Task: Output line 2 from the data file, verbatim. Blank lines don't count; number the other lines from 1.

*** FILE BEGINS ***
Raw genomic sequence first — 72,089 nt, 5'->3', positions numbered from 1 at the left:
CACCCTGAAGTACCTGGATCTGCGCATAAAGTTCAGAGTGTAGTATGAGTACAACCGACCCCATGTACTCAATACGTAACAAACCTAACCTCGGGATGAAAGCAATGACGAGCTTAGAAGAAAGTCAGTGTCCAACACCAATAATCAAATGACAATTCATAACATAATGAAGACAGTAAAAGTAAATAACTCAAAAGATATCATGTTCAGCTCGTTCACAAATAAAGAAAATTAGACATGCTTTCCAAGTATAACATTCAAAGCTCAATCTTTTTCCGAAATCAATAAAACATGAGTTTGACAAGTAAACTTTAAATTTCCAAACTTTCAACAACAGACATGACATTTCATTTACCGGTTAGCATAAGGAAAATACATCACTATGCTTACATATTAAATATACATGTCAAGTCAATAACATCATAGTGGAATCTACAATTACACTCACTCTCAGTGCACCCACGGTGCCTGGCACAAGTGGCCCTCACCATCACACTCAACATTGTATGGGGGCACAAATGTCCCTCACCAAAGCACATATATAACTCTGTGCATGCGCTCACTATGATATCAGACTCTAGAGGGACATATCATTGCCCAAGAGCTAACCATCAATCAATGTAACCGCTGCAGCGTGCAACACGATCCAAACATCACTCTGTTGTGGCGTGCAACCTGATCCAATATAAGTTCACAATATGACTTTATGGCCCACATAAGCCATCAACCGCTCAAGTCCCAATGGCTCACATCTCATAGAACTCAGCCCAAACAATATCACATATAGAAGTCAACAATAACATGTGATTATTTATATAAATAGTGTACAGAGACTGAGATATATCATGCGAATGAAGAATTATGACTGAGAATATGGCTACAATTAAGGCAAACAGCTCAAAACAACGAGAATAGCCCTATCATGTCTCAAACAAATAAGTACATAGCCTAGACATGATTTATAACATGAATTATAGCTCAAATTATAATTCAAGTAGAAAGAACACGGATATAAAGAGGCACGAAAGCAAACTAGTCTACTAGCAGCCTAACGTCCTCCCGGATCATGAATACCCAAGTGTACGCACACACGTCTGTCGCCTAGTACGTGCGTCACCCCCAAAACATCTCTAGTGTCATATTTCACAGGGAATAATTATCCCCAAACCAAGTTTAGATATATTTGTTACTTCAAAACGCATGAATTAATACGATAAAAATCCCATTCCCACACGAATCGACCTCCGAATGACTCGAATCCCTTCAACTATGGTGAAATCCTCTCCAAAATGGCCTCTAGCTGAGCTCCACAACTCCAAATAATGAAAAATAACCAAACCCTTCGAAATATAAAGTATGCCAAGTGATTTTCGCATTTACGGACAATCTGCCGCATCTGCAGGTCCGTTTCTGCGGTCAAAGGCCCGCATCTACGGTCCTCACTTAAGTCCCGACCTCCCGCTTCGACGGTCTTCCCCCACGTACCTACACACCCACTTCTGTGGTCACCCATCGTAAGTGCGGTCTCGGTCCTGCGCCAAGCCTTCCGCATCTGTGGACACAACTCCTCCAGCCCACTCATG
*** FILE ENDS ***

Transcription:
CACCCTGAAGTACCTGGATCTGCGCATAAAGTTCAGAGTGTAGTATGAGTACAACCGACCCCATGTACTCAATACGTAACAAACCTAACCTCGGGATGAAAGCAATGACGAGCTTAGAAGAAAGTCAGTGTCCAACACCAATAATCAAATGACAATTCATAACATAATGAAGACAGTAAAAGTAAATAACTCAAAAGATATCATGTTCAGCTCGTTCACAAATAAAGAAAATTAGACATGCTTTCCAAGTATAACATTCAAAGCTCAATCTTTTTCCGAAATCAATAAAACATGAGTTTGACAAGTAAACTTTAAATTTCCAAACTTTCAACAACAGACATGACATTTCATTTACCGGTTAGCATAAGGAAAATACATCACTATGCTTACATATTAAATATACATGTCAAGTCAATAACATCATAGTGGAATCTACAATTACACTCACTCTCAGTGCACCCACGGTGCCTGGCACAAGTGGCCCTCACCATCACACTCAACATTGTATGGGGGCACAAATGTCCCTCACCAAAGCACATATATAACTCTGTGCATGCGCTCACTATGATATCAGACTCTAGAGGGACATATCATTGCCCAAGAGCTAACCATCAATCAATGTAACCGCTGCAGCGTGCAACACGATCCAAACATCACTCTGTTGTGGCGTGCAACCTGATCCAATATAAGTTCACAATATGACTTTATGGCCCACATAAGCCATCAACCGCTCAAGTCCCAATGGCTCACATCTCATAGAACTCAGCCCAAACAATATCACATATAGAAGTCAACAATAACATGTGATTATTTATATAAATAGTGTACAGAGACTGAGATATATCATGCGAATGAAGAATTATGACTGAGAATATGGCTACAATTAAGGCAAACAGCTCAAAACAACGAGAATAGCCCTATCATGTCTCAAACAAATAAGTACATAGCCTAGACATGATTTATAACATGAATTATAGCTCAAATTATAATTCAAGTAGAAAGAACACGGATATAAAGAGGCACGAAAGCAAACTAGTCTACTAGCAGCCTAACGTCCTCCCGGATCATGAATACCCAAGTGTACGCACACACGTCTGTCGCCTAGTACGTGCGTCACCCCCAAAACATCTCTAGTGTCATATTTCACAGGGAATAATTATCCCCAAACCAAGTTTAGATATATTTGTTACTTCAAAACGCATGAATTAATACGATAAAAATCCCATTCCCACACGAATCGACCTCCGAATGACTCGAATCCCTTCAACTATGGTGAAATCCTCTCCAAAATGGCCTCTAGCTGAGCTCCACAACTCCAAATAATGAAAAATAACCAAACCCTTCGAAATATAAAGTATGCCAAGTGATTTTCGCATTTACGGACAATCTGCCGCATCTGCAGGTCCGTTTCTGCGGTCAAAGGCCCGCATCTACGGTCCTCACTTAAGTCCCGACCTCCCGCTTCGACGGTCTTCCCCCACGTACCTACACACCCACTTCTGTGGTCACCCATCGTAAGTGCGGTCTCGGTCCTGCGCCAAGCCTTCCGCATCTGTGGACACAACTCCTCCAGCCCACTCATG